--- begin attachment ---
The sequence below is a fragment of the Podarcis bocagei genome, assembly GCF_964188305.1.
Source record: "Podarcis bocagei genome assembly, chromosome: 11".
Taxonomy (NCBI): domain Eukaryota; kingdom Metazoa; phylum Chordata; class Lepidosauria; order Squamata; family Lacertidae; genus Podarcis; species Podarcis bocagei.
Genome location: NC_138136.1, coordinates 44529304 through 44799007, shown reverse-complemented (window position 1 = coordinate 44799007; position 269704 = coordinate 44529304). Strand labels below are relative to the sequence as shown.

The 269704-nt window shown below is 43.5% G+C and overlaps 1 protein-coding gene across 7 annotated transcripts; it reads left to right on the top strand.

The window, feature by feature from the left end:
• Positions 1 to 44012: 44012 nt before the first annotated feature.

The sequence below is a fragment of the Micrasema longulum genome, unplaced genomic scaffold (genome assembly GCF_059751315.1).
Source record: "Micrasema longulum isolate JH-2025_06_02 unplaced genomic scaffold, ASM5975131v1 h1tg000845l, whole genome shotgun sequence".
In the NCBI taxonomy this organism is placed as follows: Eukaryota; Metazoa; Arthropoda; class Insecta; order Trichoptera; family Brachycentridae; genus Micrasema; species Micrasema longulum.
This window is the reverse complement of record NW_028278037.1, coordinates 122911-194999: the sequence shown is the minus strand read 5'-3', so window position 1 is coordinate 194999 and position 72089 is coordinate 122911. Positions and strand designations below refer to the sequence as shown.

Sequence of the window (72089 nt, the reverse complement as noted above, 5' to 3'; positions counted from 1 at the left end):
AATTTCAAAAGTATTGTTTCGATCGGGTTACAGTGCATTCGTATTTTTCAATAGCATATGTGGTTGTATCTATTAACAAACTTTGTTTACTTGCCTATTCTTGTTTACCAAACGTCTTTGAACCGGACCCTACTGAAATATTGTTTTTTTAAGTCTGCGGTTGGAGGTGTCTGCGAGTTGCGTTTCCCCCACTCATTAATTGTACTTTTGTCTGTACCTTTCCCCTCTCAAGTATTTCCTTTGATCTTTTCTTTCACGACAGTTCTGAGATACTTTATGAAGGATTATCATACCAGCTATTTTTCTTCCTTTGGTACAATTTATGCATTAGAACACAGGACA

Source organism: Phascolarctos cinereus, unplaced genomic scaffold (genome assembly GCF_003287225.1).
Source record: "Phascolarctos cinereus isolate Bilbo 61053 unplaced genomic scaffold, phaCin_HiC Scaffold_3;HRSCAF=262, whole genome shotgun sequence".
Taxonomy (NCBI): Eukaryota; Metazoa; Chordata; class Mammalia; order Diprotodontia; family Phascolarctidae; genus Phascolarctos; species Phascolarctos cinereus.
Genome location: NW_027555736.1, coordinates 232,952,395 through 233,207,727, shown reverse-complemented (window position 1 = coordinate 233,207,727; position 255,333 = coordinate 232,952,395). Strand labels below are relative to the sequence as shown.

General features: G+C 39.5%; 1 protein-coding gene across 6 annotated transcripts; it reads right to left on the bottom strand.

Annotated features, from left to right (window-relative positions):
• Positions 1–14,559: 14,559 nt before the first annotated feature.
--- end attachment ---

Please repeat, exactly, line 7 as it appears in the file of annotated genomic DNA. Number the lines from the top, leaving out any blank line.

• Positions 1 to 44012: 44012 nt before the first annotated feature.